Super Rugby

Rugby Australia to seek private equity funding

play article
Subscribers can listen to this article
Rugby Australia chairperson Hamish McLennan.
Rugby Australia chairperson Hamish McLennan.
Mark Metcalfe/Getty Images

Rugby Australia has approved plans to seek an injection of private equity, which chairperson Hamish McLennan said had the potential to spark "an incredibly exciting period" for the cash-strapped game.

While private investment deals have occurred in European rugby, and New Zealand Rugby is exploring alternative funding sources, the concept is new for Australia.

"The RA board met last week and has approved a pathway forward to private equity proposals," McLennan told The Australian newspaper late Sunday, in comments that an RA official confirmed to AFP.

"We are tidying up a few loose ends with potential advisers and this will have the potential to chart an incredibly exciting period for rugby in Australia."

Like many other sports, the Covid-19 shutdown last year exacerbated financial strains on RA, which was already struggling after a hefty payment to former Wallaby Israel Folau following his sacking over homophobic comments.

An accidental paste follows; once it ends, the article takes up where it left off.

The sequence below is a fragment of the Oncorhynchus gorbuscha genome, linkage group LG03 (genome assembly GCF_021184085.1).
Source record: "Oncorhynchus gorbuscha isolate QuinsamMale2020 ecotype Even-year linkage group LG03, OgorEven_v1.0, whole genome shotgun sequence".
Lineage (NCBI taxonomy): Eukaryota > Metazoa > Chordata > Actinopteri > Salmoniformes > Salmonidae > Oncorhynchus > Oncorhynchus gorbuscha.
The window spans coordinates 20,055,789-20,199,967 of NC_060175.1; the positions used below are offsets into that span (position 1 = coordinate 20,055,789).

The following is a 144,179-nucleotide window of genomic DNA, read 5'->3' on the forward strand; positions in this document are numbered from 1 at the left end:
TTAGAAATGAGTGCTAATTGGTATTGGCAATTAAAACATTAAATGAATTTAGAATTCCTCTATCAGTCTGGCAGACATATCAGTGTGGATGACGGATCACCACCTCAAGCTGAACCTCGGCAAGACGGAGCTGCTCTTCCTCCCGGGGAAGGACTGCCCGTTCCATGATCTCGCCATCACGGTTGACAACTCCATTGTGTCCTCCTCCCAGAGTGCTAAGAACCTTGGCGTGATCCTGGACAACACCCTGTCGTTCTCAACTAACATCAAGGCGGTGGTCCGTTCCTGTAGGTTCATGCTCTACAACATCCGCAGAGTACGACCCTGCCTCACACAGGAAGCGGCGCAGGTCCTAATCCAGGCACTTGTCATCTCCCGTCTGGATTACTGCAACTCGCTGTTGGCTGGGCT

They have also been hit by reduced match revenues, a downgraded broadcast deal and the loss of long-time sponsor Qantas.

The organisation posted a nearly Aus$10 million (US$7.7 million) deficit for 2019, with its 2020 numbers due for release in the coming months.

It is unclear whether RA plans to sell only the Super Rugby component of its business or whether it might emulate New Zealand Rugby and consider a whole-of-business approach that would include the Wallabies.

US private equity firm Silver Lake is reported to be offering around US$340 million for a 15 percent share of commercial rights in the All Blacks - the ultimate brand in the sport.

"We will do what is right for us," said McLennan, who took over last May after a period of extraordinary upheaval for Rugby Australia, which included the resignation of chief executive Raelene Castle.

Silver Lake and CVC Capital Partners, which holds a stake in England's Premiership and the Pro14 provincial competition, are among those who could be in the mix, the RA official said.

Australian billionaire Andrew 'Twiggy' Forrest is another potential contender.

The mining tycoon is a keen rugby supporter, setting up the six-team Asia-Pacific Global Rapid Rugby competition after his beloved Western Force was kicked out of Super Rugby in 2017.

"He has that twinkle in his eye and I am sure he will have a swing," McLennan said.

We live in a world where facts and fiction get blurred
In times of uncertainty you need journalism you can trust. For only R75 per month, you have access to a world of in-depth analyses, investigative journalism, top opinions and a range of features. Journalism strengthens democracy. Invest in the future today.
Subscribe to News24